Shock waves resulting from the foot-ground impact are attenuated by biological tissues within the body. It has been suggested that the primary site for shock attenuation is the knee joint. The purpose of this study was to determine if knee flexion affects the filtering characteristics of the musculoskeletal system in response to impacts. Impacts were delivered to 10 participants during inline skating on a treadmill at 2.0 m/s. Four knee angle conditions (0, 10, 20, and 30 degrees) were investigated using real-time visual feedback of motion capture data. Shock attenuation between the leg and head was determined using accelerometry. The cutoff frequency of the body was determined by progressive filtering of the leg acceleration until differences between head acceleration and filtered leg acceleration were minimized. A nonlinear increase in shock attenuation (p < .001) and a nonlinear decrease in the cutoff frequency of the body (p < .001) were observed as the knee became more flexed. These results suggest that the knee joint acts as a low-pass filter allowing greater shock attenuation with increased knee flexion. Flexing the knee may shift the shock-attenuating responsibilities away from passive biological tissue toward active muscular contraction.
W. Brent Edwards, Timothy R. Derrick, and Joseph Hamill
Alan Hreljac, Rodney T. Imamura, Rafael F. Escamilla, W. Brent Edwards, and Toran MacLeod
The primary purpose of this project was to examine whether lower extremity joint kinetic factors are related to the walk–run gait transition during human locomotion. Following determination of the preferred transition speed (PTS), each of the 16 subjects walked down a 25-m runway, and over a floor-mounted force platform at five speeds (70, 80, 90, 100, and 110% of the PTS), and ran over the force platform at three speeds (80, 100, and 120% of the PTS) while being videotaped (240 Hz) from the right sagittal plane. Two-dimensional kinematic data were synchronized with ground reaction force data (960 Hz). After smoothing, ankle and knee joint moments and powers were calculated using standard inverse dynamics calculations. The maximum dorsiflexor moment was the only variable tested that increased as walking speed increased and then decreased when gait changed to a run at the PTS, meeting the criteria set to indicate that this variable influences the walk–run gait transition during human locomotion. This supports previous research suggesting that an important factor in changing gaits at the PTS is the prevention of undue stress in the dorsiflexor muscles.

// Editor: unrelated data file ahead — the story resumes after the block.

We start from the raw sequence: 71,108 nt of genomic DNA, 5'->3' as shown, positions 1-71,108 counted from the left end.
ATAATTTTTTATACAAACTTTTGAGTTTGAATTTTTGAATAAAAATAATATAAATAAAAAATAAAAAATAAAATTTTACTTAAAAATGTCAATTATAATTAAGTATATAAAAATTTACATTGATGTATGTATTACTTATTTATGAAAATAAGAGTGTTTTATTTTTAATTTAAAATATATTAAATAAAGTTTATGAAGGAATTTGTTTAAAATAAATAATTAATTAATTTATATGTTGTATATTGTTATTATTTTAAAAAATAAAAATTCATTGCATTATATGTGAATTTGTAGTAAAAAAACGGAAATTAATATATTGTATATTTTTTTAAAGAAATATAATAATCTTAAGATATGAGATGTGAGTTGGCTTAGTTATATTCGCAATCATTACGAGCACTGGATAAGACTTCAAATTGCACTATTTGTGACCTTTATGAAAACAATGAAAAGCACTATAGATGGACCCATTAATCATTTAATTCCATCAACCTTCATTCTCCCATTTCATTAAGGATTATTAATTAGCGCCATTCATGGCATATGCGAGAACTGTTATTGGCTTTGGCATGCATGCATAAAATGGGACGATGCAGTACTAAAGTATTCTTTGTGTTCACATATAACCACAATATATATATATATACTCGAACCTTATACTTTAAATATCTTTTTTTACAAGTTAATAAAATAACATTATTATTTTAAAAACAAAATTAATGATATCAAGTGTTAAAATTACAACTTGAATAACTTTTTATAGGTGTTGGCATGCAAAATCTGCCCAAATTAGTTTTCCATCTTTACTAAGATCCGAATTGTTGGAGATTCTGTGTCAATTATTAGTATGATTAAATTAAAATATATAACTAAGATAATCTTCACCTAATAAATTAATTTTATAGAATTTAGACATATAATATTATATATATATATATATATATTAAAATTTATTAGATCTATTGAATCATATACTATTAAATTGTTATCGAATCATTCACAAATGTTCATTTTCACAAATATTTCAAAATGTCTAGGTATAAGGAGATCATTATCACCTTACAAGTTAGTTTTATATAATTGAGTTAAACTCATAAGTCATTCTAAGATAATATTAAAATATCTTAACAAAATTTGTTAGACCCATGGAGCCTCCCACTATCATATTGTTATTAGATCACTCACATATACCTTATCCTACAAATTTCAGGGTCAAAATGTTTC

Jason C. Gillette, Catherine A. Stevermer, Ross H. Miller, W. Brent Edwards, and Charles V. Schwab
Farm youth often carry loads that are proportionally large and/or heavy, and field measurements have determined that these tasks are equivalent to industrial jobs with high injury risks. The purpose of this study was to determine the effects of age, load amount, and load symmetry on lower extremity joint moments during carrying tasks. Three age groups (8–10 years, 12–14 years, adults), three load amounts (0%, 10%, 20% BW), and three load symmetry levels (unilateral large bucket, unilateral small bucket, bilateral small buckets) were tested. Inverse dynamics was used to determine maximum ankle, knee, and hip joint moments. Ankle dorsiflexion, ankle inversion, ankle eversion, knee adduction, and hip extension moments were significantly higher in 8–10 and 12–14 year olds. Ankle plantar flexion, ankle inversion, knee extension, and hip extension moments were significantly increased at 10% and 20% BW loads. Knee and hip adduction moments were significantly increased at 10% and 20% BW loads when carrying a unilateral large bucket. Of particular concern are increased ankle inversion and eversion moments for children, along with increased knee and hip adduction moments for heavy, asymmetrical carrying tasks. Carrying loads bilaterally instead of unilaterally avoided increases in knee and hip adduction moments with increased load amount.
Christian A. Clermont, Lauren C. Benson, W. Brent Edwards, Blayne A. Hettinga, and Reed Ferber
The purpose of this study was to use wearable technology data to quantify alterations in subject-specific running patterns throughout a marathon race and to determine if runners could be clustered into subgroups based on similar trends in running gait alterations throughout the marathon. Using a wearable sensor, data were collected for cadence, braking, bounce, pelvic rotation, pelvic drop, and ground contact time for 27 runners. A composite index was calculated based on the “typical” data (4–14 km) for each runner and evaluated for 14 individual 2-km sections thereafter to detect “atypical” data (ie, higher indices). A cluster analysis assigned all runners to a subgroup based on similar trends in running alterations. Results indicated that the indices became significantly higher starting at 20 to 22 km. Cluster 1 exhibited lower indices than cluster 2 throughout the marathon, and the only significant difference in characteristics between clusters was that cluster 1 had a lower age–grade performance score than cluster 2. In summary, this study presented a novel method to investigate the effects of fatigue on running biomechanics using wearable technology in a real-world setting. Recreational runners with higher age–grade performance scores had less atypical running patterns throughout the marathon compared with runners with lower age–grade performance scores.